Qantas Group CEO Alan Joyce and Qantas Loyalty CEO Olivia Wirth pose for a photograph at the Sydney Cricket Ground, in Sydney, Thursday, June 20, 2019. Qantas has announced a $25 million overhaul of its frequent flyer program, cutting fees and making it easier for passengers to cash in their points. (AAP Image/Dan Himbrechts) NO ARCHIVING

 

In recent times, an unprecedented number of airline programs have hit consumers with unsavoury changes. These range from relatively conservative award chart devaluations (Singapore Airlines and British Airways), to the more extreme (think Malaysia Airlines and Thai Airways).

We've also seen Emirates axe Chauffeur Drive services on business and first class award bookings, while Velocity introduced carrier surcharges on award flights. Perhaps most worrying of all, leading US-based carriers (Delta and United) have abolished their award charts altogether, instead choosing to move towards a dynamic pricing model.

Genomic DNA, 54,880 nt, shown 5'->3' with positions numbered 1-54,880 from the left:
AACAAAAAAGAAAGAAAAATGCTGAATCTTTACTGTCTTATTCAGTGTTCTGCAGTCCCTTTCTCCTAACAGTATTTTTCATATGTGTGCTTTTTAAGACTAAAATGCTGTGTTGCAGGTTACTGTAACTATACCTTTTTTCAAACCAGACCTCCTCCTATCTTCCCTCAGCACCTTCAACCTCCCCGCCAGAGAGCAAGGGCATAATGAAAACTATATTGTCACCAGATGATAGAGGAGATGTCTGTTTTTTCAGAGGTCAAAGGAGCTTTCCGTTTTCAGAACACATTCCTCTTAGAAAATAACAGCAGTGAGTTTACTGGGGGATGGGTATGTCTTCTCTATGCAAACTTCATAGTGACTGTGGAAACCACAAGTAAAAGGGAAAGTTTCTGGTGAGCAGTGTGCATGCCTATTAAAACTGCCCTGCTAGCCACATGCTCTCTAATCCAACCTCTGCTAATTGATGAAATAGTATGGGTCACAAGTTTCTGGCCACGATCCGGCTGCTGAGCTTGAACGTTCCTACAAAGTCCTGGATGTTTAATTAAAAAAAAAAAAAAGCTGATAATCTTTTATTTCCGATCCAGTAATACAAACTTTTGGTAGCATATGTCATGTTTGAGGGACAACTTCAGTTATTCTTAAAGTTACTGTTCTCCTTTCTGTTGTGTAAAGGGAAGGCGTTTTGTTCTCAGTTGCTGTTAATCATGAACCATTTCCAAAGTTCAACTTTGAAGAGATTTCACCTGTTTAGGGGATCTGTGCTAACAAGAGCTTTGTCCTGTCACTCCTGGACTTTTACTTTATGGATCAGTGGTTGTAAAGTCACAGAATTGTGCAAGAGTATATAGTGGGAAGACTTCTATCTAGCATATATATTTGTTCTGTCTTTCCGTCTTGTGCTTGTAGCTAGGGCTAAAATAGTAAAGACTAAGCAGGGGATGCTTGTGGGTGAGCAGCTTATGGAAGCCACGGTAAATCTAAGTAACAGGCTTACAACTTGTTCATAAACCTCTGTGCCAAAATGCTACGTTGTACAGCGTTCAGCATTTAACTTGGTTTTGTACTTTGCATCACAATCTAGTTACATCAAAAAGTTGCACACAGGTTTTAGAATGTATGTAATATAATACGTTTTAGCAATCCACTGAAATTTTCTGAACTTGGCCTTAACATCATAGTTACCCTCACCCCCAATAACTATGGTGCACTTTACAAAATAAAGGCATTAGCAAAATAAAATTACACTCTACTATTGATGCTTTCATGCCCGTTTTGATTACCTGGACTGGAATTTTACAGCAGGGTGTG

Given the many precedents in play, it's unsurprising that Qantas felt emboldened to enter the fray.

THE OVERHAUL QANTAS FREQUENT FLYER HAD TO HAVE

Beneath the fanfare, it's clear to see that some travellers will be somewhat worse off with the shake-up of Qantas Frequent Flyer.

However, the program remains as popular as ever, and my bet is that most Aussies will take the hit with minimum fuss.

And with a raft of significant changes announced today, let's hope that it's a very long time before Qantas award chart pricing comes under the microscope again.

 

Adele Eliseo is a professional luxury traveller and Qantas points collector. Whether it's tales from first class or the latest travel hacks, Adele shares her frequent flyer wisdom on her website The Champagne Mile